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Gary<br /><br />Actually the chance of any two stars merging is infinitesimally small, even considering the added path lengths due to stars deflecting each other. The average distance between stars (outside the core of the galaxy) is several light years. The Earth is not likely to see anything other than an enhanced number of comets coming in from the Oort cloud.<br /><br /><font color="yellow">The earth normally holds within a thousand miles of it orbit from the sun</font><br />Do you mean that the major planets deflect the Earth no more than 1000 miles from its orbit? <div class="Discussion_UserSignature"> <p> </p><p> </p> </div>
 
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2844az

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Well said, Meteor Wayne. I am sorry for the confusion. What I was trying to say is this: As the earth travels in its elliptical orbit its distance from the Sun will vary over a year. This variation in the distance from the Sun causes the amount of solar radiation received by the Earth to annually vary by about 6%. The positions in the Earth’s revolution where it is closest and farthest from the Sun. The perihelion, is when the Earth is closest to the Sun (147.3 million km). The Earth is farthest from the Sun aphelion (152.1 million km). It is here in this distance, I believe if gravitational forces from a merger pull the earth farther or closer to the sun, then we have dooms day. Let me ask you this? If you could move any one of the main planets out of it natural orbit, say, several thousand miles away from another planet. Would it effect the orbit of other planets? Gary. Thanks for the correction. I will try to get my thoughts together better next time.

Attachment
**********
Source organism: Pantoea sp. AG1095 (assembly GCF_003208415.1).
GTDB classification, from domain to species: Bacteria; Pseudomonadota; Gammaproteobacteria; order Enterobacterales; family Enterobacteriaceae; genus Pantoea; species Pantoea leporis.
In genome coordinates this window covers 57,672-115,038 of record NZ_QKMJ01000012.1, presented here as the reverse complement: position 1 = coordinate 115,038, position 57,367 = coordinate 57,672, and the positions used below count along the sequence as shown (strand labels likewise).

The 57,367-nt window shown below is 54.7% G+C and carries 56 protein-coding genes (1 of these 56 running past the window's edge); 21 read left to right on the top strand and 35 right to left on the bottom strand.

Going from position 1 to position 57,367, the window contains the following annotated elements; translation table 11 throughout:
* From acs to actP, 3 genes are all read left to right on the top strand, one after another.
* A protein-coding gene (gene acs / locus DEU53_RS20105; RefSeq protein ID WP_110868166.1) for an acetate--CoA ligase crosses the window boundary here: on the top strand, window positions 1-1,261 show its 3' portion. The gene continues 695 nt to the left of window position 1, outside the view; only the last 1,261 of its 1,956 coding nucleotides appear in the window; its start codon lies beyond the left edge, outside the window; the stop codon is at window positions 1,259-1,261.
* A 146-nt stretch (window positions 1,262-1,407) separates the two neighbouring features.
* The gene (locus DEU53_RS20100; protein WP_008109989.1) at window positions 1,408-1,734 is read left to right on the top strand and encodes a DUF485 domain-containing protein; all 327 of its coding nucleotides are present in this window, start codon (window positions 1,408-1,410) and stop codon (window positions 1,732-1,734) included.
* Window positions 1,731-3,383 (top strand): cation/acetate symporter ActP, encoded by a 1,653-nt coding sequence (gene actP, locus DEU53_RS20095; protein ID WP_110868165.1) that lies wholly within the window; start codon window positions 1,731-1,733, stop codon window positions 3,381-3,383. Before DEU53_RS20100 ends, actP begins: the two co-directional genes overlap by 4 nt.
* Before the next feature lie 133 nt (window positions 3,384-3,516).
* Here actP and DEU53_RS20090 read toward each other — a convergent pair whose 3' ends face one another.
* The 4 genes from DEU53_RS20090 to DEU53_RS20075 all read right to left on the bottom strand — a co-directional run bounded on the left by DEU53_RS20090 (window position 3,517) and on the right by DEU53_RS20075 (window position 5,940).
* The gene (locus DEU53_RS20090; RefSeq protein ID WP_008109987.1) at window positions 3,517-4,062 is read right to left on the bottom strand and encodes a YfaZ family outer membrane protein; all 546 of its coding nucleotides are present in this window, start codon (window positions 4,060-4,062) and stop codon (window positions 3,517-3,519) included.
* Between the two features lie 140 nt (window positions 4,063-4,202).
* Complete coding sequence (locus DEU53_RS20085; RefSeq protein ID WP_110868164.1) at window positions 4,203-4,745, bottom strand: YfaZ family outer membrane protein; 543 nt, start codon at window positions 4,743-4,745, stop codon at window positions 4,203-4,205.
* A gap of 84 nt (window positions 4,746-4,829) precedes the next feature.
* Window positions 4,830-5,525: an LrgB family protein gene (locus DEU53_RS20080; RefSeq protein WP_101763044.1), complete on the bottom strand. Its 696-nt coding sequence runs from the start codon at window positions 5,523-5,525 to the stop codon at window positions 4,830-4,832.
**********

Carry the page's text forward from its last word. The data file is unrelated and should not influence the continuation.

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MeteorWayne

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"The Earth is farthest from the Sun aphelion (152.1 million km). It is here in this distance, I believe if gravitational forces from a merger pull the earth farther or closer to the sun, then we have dooms day. Let me ask you this? If you could move any one of the main planets out of it natural orbit, say, several thousand miles away from another planet. Would it effect the orbit of other planets?"<br /><br />Sure, that would be bad. But by what mechanism could that happen? How do you move one planet and not all the rest? If anything gets that close, there's big trouble.<br />BTW, we'll have been dead for millions of millenia by then <img src="/images/icons/wink.gif" /><br /><br />Any star that comes close enough to affect any planets or other rubble (<1 LY?) will pull all the other stuff away as well. The outermost parts of the solar system would be most highly affected. Even at 1 LY, I suspect that the major affect would be to cause an increase in Oort cloud comets for the next few million years, but there would be no major effect on the planets. If you are suggesting that another star passes within the planetary part of the solar sytem, well everything gets disrupted. End of story. But again, the odds of a star even coming within 1 AU of us is unbelievable small, so it's discussion of fantasy.<br /><br />And as I've pointed out earlier, there is no guarantee, in fact it's a suggestion, that Andromeda and the MW will even come close enough to merge.<br /><br />Wayne <div class="Discussion_UserSignature"> <p><font color="#000080"><em><font color="#000000">But the Krell forgot one thing John. Monsters. Monsters from the Id.</font></em> </font></p><p><font color="#000080">I really, really, really, really miss the "first unread post" function</font><font color="#000080"> </font></p> </div>